“When you are sorrowful, look again in your heart, and you shall see that in truth you are weeping for that which has been your delight.”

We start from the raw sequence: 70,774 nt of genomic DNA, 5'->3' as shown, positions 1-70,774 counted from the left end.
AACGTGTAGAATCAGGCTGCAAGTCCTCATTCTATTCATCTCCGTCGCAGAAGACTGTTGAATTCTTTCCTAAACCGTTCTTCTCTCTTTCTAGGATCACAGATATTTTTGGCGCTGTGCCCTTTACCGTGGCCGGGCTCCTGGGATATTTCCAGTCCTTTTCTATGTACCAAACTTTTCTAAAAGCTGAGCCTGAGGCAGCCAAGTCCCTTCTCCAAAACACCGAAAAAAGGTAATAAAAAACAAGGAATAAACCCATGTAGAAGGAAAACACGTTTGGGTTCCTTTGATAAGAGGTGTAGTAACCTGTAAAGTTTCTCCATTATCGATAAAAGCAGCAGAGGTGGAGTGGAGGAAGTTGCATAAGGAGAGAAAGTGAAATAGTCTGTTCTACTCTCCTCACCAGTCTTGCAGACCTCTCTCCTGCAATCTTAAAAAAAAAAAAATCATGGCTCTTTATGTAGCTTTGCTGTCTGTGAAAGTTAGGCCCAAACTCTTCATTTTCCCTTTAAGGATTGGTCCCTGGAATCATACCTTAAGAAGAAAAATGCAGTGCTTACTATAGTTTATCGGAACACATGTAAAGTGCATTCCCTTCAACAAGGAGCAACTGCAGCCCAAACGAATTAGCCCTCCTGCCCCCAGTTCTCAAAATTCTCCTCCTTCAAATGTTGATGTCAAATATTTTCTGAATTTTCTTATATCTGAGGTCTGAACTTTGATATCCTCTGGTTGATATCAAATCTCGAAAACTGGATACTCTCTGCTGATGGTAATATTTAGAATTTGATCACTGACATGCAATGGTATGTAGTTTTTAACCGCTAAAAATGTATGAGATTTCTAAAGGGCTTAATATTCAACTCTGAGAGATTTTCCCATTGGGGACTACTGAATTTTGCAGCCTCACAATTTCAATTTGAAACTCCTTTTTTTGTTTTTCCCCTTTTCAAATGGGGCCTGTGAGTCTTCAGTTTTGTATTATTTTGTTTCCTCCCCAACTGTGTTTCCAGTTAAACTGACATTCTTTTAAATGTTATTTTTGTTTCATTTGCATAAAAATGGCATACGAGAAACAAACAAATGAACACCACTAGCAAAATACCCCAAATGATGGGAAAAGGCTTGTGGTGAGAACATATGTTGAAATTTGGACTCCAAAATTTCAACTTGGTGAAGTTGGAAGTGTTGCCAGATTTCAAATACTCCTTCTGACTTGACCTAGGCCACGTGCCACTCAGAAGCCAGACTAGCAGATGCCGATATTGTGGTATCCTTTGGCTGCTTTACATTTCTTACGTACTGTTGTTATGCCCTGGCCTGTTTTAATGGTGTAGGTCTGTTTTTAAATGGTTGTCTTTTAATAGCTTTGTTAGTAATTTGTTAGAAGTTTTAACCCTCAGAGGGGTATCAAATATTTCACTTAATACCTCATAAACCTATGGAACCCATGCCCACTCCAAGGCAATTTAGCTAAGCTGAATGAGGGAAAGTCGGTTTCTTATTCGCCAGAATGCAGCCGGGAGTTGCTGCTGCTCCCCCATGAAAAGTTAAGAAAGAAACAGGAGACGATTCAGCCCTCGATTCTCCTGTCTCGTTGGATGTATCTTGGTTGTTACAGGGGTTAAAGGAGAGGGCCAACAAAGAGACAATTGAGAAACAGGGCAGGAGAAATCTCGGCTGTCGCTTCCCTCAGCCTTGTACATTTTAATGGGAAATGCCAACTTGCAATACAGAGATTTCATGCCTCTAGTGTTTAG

Reading these words at face value, it seems fairly simple to imagine finding peace after the loss of my brother.  After all, he was not expected to live beyond 2 years of age, had a full life, and was blessed with the love of many family and friends.  It is not that easy to put into practice.  That fateful day seven weeks ago today, an unexpected event of circumstances to a complicated health story of a great man.  Although quite medically fragile at the time, my brother over and over proved resilience.  Through 47 years, Greg has rallied, jumped hurdles, and in the end succeeded in overcoming battles in life.  Through it all, he showed all close to him the value of patient persistence and carried out every milestone and achievement with great style.  No one expected that would be the last day we had with him on earth.  I expected another hurdle and detour that needed to be passed when I received notification about the night’s events.  That fateful day, never in my heart of hearts had I anticipated saying my last words to my brother.  While fortunate to be present physically in the events and conversations, it does not take away the pain, sorrow, and emptiness that remains.  It is still very palpable, raw, and present in my daily life.  The tears are becoming less present with time, but triggers remain that reopen those floodgates and am learning to work with them.